Pros and Cons of Batch Jobs in Heat Treating

Heat treating shops can lower costs for themselves and their customers by processing several jobs at once. But batch processing comes at a cost. For many customers, the downsides wipe out any cost benefit of putting their jobs into a furnace with other customers’ products.

At Thermal-Vac, our standard procedure is to complete each heat treating project independently. Let’s look at why that is.

Batch jobs are about efficiency.

A number of techniques and furnaces are used to heat treat components, taking into consideration factors such as the component materials. Heat treating can be completed for a number of reasons, which include manipulating an alloy’s strength, hardness, or elasticity.

The primary reason a heat treating facility might want to combine several jobs together in a single process is to reduce the energy and labor inputs associated with the overall operation. Heat treating furnaces operate at extremely high temperatures, typically with several cycles of heating and cooling. Reaching and maintaining the necessary temperatures involves significant energy costs. Specialist technicians must monitor the process throughout.

From the operator’s perspective, putting several customers’ components into the same furnace represents a cost saving. It also can allow for more work to flow through the furnace over the course of a week. In a sense, heat treating is a commodity service, and operators face competitive pressure to complete as many jobs as possible.

Batch jobs are often not in the customer’s best interest.

The operator’s cost-saving strategies can come at the expense of quality.

Although heat treating is on one level a relatively simple process—in a crude form it has been around as long as blacksmithing—at another level it is quite complex. The aim of heating an alloy to very high temperatures is to induce changes in its microstructure. Done with accuracy, heat treating allows manufacturers to fine-tune important features of components for a product’s intended purpose.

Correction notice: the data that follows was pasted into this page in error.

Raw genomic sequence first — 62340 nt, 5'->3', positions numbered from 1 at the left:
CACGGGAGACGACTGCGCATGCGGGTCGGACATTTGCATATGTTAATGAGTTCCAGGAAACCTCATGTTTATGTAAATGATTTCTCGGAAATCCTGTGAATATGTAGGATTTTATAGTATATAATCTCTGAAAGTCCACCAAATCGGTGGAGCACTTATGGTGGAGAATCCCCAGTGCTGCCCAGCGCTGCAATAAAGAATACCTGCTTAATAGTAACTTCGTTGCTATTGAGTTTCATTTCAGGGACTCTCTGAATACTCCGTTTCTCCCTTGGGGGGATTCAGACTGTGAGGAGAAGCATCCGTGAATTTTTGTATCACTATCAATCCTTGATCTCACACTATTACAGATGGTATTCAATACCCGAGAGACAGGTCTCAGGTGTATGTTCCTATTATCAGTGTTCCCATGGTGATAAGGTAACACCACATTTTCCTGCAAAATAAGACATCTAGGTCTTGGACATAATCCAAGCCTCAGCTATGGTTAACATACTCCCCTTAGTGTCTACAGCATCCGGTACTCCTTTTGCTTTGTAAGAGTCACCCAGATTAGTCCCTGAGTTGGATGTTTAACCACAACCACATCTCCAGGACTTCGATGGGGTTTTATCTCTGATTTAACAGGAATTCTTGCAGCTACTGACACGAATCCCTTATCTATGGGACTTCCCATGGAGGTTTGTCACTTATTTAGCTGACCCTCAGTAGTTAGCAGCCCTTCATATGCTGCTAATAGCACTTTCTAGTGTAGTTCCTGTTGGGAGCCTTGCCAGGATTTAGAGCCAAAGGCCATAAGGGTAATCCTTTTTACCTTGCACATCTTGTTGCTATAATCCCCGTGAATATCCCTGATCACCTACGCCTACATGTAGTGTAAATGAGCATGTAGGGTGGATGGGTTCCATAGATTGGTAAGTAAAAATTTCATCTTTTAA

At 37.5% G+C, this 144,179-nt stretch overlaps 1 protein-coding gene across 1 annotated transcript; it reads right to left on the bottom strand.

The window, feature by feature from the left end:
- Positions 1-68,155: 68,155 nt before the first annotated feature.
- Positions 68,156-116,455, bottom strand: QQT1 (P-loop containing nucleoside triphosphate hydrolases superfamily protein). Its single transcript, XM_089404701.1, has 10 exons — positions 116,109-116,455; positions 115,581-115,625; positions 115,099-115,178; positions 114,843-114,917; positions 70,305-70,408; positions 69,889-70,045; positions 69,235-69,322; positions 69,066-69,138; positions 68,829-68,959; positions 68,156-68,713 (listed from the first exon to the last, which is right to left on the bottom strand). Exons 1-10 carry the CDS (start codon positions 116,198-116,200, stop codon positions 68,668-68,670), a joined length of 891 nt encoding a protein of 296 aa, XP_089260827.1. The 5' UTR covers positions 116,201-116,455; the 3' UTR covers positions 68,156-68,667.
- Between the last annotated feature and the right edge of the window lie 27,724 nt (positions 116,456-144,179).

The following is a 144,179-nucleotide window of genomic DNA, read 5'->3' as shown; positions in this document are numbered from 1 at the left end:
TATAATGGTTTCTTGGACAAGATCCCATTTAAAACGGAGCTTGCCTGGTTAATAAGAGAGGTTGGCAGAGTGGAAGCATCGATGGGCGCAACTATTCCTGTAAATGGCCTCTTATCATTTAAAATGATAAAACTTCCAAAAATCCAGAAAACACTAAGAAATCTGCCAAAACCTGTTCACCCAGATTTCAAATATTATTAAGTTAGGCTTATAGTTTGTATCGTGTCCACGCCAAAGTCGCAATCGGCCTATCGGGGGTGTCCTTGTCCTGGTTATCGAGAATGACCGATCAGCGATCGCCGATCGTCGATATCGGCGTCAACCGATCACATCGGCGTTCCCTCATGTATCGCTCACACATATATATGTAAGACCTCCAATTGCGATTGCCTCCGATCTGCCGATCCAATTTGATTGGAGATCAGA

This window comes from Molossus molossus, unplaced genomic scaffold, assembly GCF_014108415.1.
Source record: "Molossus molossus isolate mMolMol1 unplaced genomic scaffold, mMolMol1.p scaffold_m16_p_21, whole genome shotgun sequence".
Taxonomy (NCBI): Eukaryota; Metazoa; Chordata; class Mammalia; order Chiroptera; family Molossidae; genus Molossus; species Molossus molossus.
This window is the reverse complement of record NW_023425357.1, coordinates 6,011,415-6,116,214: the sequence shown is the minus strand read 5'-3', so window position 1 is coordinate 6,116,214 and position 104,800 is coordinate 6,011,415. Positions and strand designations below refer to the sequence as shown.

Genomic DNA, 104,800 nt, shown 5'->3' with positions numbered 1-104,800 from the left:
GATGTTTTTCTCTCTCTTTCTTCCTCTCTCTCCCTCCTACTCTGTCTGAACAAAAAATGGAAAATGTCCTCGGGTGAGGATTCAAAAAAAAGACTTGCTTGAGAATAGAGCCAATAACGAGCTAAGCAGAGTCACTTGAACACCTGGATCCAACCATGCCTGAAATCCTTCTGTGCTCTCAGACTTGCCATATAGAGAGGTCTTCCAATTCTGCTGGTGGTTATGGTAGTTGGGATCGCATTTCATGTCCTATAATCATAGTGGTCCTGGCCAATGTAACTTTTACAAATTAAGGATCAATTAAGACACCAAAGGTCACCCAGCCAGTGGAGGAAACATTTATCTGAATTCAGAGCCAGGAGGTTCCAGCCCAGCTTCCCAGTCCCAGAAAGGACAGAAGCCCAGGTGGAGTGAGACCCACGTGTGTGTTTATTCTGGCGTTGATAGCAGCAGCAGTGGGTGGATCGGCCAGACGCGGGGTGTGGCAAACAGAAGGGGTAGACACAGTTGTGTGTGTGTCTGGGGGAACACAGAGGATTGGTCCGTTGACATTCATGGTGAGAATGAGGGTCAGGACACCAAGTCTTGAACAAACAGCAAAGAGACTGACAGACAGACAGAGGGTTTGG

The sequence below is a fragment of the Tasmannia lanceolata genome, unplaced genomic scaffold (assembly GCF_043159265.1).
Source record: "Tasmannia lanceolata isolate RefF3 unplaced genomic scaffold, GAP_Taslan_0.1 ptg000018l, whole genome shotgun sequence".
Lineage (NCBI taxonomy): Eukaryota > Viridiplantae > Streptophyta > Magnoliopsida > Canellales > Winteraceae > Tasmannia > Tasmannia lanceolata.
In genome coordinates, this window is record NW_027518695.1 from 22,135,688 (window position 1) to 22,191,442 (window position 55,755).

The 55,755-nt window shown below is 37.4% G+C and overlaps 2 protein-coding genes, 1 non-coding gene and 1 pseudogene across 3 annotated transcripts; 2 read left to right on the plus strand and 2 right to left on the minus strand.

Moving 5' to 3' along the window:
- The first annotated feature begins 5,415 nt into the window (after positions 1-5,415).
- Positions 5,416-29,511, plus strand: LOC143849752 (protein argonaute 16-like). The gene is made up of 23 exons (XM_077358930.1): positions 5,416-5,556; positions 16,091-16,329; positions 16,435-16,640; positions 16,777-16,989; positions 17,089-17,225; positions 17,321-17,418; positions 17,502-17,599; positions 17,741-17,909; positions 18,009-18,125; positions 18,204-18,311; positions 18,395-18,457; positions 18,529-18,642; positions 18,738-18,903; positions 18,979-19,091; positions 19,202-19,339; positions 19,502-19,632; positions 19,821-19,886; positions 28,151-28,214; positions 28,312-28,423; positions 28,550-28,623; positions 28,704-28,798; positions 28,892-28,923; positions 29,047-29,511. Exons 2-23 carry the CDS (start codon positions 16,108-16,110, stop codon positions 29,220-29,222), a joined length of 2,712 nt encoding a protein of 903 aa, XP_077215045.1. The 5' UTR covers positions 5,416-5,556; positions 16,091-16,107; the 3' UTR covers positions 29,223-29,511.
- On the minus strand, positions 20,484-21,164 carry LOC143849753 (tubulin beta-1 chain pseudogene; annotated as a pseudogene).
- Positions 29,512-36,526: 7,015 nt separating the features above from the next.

By putting several different projects together in a single heat treating process, an operator introduces a number of extra variables that can undermine the quality of outcomes for all the components:

  • Loss of precision. To achieve precise results, heating and cooling cycles need to be tuned to the particular components in the furnace. It’s rare for two simultaneous projects to need exactly the same technique, timing, and temperatures.
  • Contamination. Depending on the type of heat treating process, cross-contamination can occur between different components in a furnace or during quenching cycles. Contamination can leave visible discoloration, and in the worst cases can weaken alloys.

These and other risks are why Thermal-Vac opts to do every heat treating job separately. Our customers tend to bring us highly engineered components, built to exact standards. When parts need to be treated according to precise industry standards, as is the case for components in the defense and aerospace industries, doing the work the right way is always more important than doing it cheaply.

In our experience the potential benefits of throwing several jobs into a single heat treating process are outweighed by the risk to quality. In our work, there’s no point doing it if it isn’t done right.

Thermal-Vac provides heat treating services to a broad range of businesses in Southern California’s manufacturing industry. Want to learn more about heat treating, or have questions about how Thermal-Vac can help your business solve its manufacturing challenges? Give Thermal-Vac a call. We love talking about this stuff.